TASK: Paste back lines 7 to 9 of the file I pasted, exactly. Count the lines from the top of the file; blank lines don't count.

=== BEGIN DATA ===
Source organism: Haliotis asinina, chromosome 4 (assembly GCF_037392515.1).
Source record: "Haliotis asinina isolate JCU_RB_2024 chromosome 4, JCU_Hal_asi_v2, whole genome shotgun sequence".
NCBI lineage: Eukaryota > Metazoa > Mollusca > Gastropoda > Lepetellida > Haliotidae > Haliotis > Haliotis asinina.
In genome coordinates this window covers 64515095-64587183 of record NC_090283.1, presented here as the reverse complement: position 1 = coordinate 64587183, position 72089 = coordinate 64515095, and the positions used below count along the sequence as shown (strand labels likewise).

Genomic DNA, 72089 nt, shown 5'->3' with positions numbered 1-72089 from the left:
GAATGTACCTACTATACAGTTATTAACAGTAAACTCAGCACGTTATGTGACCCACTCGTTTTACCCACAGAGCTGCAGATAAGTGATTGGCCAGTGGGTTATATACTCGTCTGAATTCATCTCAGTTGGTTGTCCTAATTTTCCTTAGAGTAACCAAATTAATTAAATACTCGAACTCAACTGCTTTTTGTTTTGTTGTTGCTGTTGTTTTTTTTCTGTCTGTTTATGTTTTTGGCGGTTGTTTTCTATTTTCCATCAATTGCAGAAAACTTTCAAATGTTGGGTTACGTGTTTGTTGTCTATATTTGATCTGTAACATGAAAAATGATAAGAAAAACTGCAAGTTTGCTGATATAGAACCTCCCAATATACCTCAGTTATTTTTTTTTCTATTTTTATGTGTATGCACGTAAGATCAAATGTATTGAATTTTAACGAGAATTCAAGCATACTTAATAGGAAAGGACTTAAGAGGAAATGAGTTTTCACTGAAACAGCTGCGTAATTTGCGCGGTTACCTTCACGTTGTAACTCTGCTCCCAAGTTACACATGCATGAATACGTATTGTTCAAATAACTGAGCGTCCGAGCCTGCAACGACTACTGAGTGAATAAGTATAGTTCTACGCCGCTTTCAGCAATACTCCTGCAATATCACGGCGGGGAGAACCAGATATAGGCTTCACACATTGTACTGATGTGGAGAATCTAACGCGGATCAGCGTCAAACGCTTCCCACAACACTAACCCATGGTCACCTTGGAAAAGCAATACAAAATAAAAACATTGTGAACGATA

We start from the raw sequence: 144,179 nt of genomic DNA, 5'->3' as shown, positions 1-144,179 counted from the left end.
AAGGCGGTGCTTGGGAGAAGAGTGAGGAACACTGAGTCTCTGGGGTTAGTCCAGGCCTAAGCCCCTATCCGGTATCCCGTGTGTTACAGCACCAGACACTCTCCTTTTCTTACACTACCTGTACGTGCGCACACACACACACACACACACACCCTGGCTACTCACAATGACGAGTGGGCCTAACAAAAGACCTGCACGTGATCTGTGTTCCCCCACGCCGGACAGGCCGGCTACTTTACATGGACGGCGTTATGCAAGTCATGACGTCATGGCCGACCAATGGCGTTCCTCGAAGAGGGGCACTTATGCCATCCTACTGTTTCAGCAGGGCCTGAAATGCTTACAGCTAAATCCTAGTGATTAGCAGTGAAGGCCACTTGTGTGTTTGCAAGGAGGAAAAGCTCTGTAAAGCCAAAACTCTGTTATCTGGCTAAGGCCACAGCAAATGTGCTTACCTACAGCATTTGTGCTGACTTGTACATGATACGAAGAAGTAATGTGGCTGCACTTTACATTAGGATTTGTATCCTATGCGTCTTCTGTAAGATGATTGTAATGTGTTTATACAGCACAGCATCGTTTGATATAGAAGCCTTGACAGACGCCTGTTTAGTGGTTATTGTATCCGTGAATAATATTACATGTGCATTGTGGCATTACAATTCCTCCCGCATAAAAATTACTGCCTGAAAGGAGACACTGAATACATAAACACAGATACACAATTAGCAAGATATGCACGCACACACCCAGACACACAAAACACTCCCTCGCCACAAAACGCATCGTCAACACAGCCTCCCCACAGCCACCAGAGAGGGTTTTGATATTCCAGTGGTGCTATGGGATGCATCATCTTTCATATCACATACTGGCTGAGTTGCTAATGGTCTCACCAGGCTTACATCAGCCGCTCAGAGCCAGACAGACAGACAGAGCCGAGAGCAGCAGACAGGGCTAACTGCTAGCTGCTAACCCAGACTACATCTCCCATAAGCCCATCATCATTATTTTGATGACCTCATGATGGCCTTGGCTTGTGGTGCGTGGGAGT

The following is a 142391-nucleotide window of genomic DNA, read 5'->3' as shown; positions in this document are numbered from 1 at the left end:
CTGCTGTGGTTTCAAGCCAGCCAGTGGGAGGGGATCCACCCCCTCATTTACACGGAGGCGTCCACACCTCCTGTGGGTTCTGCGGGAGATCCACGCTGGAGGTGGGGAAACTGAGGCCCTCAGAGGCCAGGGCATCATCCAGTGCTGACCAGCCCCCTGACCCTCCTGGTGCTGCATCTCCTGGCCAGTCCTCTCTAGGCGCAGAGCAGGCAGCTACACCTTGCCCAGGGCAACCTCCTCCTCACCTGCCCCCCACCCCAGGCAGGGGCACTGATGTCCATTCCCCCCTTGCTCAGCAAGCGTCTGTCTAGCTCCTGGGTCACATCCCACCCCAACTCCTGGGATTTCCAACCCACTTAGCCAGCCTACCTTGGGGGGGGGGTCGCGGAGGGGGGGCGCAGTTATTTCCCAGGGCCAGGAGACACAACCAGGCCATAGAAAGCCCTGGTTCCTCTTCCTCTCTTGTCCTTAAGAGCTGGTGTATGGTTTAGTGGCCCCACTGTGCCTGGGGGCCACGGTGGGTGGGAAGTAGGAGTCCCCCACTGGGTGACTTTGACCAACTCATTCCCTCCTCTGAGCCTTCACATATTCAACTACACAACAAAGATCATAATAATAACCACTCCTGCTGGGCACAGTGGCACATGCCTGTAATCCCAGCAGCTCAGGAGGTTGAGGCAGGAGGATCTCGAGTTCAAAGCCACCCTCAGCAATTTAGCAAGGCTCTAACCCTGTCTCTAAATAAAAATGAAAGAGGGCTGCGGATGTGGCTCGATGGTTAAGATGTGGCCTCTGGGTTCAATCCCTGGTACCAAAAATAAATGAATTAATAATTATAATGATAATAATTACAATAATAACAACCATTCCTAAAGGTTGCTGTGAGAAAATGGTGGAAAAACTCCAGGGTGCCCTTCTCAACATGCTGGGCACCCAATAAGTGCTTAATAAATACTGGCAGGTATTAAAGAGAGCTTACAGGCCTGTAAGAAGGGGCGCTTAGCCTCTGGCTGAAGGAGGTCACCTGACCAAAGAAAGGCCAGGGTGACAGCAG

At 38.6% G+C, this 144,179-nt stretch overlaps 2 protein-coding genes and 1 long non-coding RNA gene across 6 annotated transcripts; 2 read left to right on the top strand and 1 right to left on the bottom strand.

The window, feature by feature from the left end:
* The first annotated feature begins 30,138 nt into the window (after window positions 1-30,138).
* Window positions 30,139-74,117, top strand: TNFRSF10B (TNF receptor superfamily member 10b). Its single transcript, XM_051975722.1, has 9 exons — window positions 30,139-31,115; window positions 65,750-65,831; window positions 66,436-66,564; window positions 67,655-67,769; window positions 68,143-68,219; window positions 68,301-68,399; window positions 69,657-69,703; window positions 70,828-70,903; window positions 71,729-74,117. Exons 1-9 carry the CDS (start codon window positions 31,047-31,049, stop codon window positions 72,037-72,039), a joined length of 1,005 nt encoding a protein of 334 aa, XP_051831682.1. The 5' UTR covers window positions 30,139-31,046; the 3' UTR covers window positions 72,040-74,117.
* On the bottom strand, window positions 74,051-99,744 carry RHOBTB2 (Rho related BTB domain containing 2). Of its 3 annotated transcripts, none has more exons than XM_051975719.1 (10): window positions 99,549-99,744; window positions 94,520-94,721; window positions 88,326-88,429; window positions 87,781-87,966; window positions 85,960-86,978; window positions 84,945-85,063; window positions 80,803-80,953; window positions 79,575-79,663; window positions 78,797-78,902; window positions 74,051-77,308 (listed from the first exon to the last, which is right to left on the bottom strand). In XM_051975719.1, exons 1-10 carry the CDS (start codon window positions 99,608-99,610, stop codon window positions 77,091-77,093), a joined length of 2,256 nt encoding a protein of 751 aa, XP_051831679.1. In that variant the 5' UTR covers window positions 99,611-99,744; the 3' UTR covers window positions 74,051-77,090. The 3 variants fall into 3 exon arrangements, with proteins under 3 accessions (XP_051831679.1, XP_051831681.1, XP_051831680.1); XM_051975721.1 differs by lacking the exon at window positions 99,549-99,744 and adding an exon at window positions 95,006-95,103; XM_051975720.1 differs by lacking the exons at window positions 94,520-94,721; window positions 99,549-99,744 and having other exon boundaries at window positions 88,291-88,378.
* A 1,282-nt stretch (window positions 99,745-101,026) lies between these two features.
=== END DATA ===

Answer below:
We start from the raw sequence: 144,179 nt of genomic DNA, 5'->3' as shown, positions 1-144,179 counted from the left end.
AAGGCGGTGCTTGGGAGAAGAGTGAGGAACACTGAGTCTCTGGGGTTAGTCCAGGCCTAAGCCCCTATCCGGTATCCCGTGTGTTACAGCACCAGACACTCTCCTTTTCTTACACTACCTGTACGTGCGCACACACACACACACACACACACCCTGGCTACTCACAATGACGAGTGGGCCTAACAAAAGACCTGCACGTGATCTGTGTTCCCCCACGCCGGACAGGCCGGCTACTTTACATGGACGGCGTTATGCAAGTCATGACGTCATGGCCGACCAATGGCGTTCCTCGAAGAGGGGCACTTATGCCATCCTACTGTTTCAGCAGGGCCTGAAATGCTTACAGCTAAATCCTAGTGATTAGCAGTGAAGGCCACTTGTGTGTTTGCAAGGAGGAAAAGCTCTGTAAAGCCAAAACTCTGTTATCTGGCTAAGGCCACAGCAAATGTGCTTACCTACAGCATTTGTGCTGACTTGTACATGATACGAAGAAGTAATGTGGCTGCACTTTACATTAGGATTTGTATCCTATGCGTCTTCTGTAAGATGATTGTAATGTGTTTATACAGCACAGCATCGTTTGATATAGAAGCCTTGACAGACGCCTGTTTAGTGGTTATTGTATCCGTGAATAATATTACATGTGCATTGTGGCATTACAATTCCTCCCGCATAAAAATTACTGCCTGAAAGGAGACACTGAATACATAAACACAGATACACAATTAGCAAGATATGCACGCACACACCCAGACACACAAAACACTCCCTCGCCACAAAACGCATCGTCAACACAGCCTCCCCACAGCCACCAGAGAGGGTTTTGATATTCCAGTGGTGCTATGGGATGCATCATCTTTCATATCACATACTGGCTGAGTTGCTAATGGTCTCACCAGGCTTACATCAGCCGCTCAGAGCCAGACAGACAGACAGAGCCGAGAGCAGCAGACAGGGCTAACTGCTAGCTGCTAACCCAGACTACATCTCCCATAAGCCCATCATCATTATTTTGATGACCTCATGATGGCCTTGGCTTGTGGTGCGTGGGAGT

The following is a 142391-nucleotide window of genomic DNA, read 5'->3' as shown; positions in this document are numbered from 1 at the left end: